Why Siskel & Ebert were the Talmudic scholars of their day

As a new book explains, the film critics famously disagreed, but never disparaged

By Rabbi Herbert J. Cohen
November 30, 2023

This story was originally published in the Forward. Click here to get the Forward’s free email newsletters delivered to your inbox.

I have two friends, one on the left side of the political spectrum and one on the right. We disagree on many issues. But in spite of that, our friendship has endured for decades. Why? Because we know that each of us is sincere and thoughtful in defending our positions. In the final analysis, we respect one another. We can disagree and still be friends. In the world of film criticism, Gene Siskel and Ebert personify that kind of competitive but civil relationship.

As a film aficionado, I have always admired the thoughtful movie reviews of Gene Siskel and Roger Ebert. I regularly watched their conversations on television and devoured the new book by Matt Singer titled Opposable Thumbs: How Siskel and Ebert Changed Movies Forever.

Celebrated for their honest and stimulating critique of films, their debates reminded me of the arguments between two of the Talmud’s foremost scholars, Hillel and Shammai. Like them, Siskel and Ebert were contrary personalities. Perhaps due to their varied life experiences, they saw things differently when it came to evaluating movies. However, in spite of those differences, they respected one another’s viewpoint and carefully listened to each other’s arguments. Ego alone did not drive the conversation. Artistic truth did.

In the Talmud, we find a similar style of debate. Many Talmudic sages do not share the same opinions, and they robustly challenge the other’s viewpoint on a particular subject. For example, Hillel and Shammai disagree with one another, but disagreement does not mean disengagement from the other. In spite of seeing things differently, they respect the other’s opinion even when it veers from their own.

A classic example of their different approaches relates to how they responded to a would-be convert to Judaism. The convert first went to Shammai, asking him to teach the entire Torah to him while standing on one foot. Shammai chased him away. The convert then went to Hillel and asked the same question. Hillel told him: “What is hateful to you, don’t do to your neighbor. That is the whole Torah. The rest is commentary. Go and learn it.” Differences between them may exist on one topic, but the conversation between the Sages continues on other subjects.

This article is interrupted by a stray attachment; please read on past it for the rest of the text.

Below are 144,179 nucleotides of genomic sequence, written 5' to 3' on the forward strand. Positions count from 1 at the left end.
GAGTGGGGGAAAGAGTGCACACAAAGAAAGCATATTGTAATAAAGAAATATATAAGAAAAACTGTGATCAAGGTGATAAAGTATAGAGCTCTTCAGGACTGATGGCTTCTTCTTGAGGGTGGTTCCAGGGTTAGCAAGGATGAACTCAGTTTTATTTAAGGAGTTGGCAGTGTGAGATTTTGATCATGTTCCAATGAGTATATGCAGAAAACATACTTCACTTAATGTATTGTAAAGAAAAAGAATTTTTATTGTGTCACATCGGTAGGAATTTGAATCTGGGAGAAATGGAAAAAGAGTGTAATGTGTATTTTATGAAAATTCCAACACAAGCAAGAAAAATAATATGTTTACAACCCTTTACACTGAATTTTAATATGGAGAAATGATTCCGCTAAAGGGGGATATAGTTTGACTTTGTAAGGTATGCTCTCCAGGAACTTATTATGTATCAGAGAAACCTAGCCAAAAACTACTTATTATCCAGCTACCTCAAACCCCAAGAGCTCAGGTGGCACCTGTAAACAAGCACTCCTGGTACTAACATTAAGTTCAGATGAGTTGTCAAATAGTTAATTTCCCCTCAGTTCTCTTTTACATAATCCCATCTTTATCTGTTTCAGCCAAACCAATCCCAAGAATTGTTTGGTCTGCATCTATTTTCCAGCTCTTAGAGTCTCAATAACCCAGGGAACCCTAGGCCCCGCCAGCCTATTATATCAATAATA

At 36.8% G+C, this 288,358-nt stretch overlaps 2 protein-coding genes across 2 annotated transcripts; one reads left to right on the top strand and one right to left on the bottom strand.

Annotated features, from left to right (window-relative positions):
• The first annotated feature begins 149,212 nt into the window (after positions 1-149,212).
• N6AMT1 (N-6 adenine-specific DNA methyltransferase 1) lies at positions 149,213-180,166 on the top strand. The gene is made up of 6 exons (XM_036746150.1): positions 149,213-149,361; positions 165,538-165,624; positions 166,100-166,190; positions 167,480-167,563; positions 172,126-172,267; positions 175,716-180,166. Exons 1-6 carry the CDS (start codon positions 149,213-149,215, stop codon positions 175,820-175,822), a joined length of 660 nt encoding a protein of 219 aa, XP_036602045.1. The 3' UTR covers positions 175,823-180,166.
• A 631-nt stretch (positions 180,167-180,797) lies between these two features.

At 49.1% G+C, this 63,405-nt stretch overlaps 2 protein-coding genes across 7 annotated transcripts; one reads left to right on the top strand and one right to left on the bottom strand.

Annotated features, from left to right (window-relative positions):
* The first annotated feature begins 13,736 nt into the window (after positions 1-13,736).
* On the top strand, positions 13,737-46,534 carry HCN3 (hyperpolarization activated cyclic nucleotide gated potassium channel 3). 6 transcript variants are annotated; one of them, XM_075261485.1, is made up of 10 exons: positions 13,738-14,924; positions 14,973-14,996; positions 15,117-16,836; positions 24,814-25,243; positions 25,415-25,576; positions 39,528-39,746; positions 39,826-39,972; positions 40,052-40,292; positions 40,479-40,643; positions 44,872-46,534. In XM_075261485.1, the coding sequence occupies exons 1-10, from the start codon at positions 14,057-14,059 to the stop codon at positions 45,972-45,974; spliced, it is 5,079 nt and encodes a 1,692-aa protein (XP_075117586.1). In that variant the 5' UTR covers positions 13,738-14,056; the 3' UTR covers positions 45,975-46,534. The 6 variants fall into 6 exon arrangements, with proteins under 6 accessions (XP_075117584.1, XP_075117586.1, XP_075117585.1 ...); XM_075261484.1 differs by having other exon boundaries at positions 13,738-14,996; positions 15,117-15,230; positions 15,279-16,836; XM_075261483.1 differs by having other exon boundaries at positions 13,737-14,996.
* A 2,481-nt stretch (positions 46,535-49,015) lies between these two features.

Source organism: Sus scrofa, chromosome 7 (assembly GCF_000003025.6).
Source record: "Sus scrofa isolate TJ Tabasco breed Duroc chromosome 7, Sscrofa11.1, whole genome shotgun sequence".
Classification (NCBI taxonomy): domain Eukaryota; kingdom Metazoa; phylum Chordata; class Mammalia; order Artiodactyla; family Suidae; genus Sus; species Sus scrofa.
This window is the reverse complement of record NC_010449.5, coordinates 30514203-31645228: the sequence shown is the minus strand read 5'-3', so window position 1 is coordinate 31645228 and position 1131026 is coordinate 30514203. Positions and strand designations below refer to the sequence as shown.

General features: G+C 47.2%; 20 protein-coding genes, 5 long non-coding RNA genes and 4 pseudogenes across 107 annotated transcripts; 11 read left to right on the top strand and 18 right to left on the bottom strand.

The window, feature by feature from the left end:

Moreover, the Talmud records that the House of Shammai and the House of Hillel did not refrain from intermarrying with one another. They practiced affection and camaraderie with one another in spite of their different intellectual approaches to a problem.

Alternative approaches and opinions certainly occur in the Talmud, but they do not result in name-calling or casting of aspersions on the other’s integrity. What is paramount is objective analysis that leads to reasonable conclusions.

Moreover, Siskel and Ebert went beyond analyzing a film’s acting, editing or cinematography. They often brought in life lessons: For example, a discussion of the 1989 movie My Left Foot, starring Daniel Day-Lewis as a quadriplegic painter, morphed into a conversation on how people cope with family members who are disabled.

Living vicariously

Roger Ebert reminds us of the reason we go to movies: “To have a vicarious experience,” he said while giving advice to young movie critics. “We stop being ourselves to some degree and become the characters on the screen.”

Ebert’s sentiments echo my own. I remember growing up in the small town of Mt. Vernon, New York, and going to the movies after attending synagogue on Shabbat morning. The movies took me to faraway places. I still vividly recall the vast open spaces that I saw in Shane, a classic Western of the 1950s starring Alan Ladd. I emotionally identified with the hero, and hated the villain played by Jack Palance in one of his iconic roles.

In recent years, I have discovered a side benefit of watching movies. It keeps me from engaging in lashon hara, slander and gossip. I can say anything I want about the characters in a film and it does not hurt them. Why? Because the characters I discuss do not really exist. They may be based on real people, but, in the end, they are merely figments of the creative imagination.

Siskel and Ebert’s discussions about characters, their deeds and motivations, form the core of the crosstalk between them. Indeed, the characters in the story become catalysts for serious discussions about the nature of life itself.

Rabbi Herbert J. Cohen, who spent decades as a principal of Jewish day schools, is the author of Kosher Movies: A Film Critic Discovers Life Lessons at the Cinema.

This article was originally published on the Forward.

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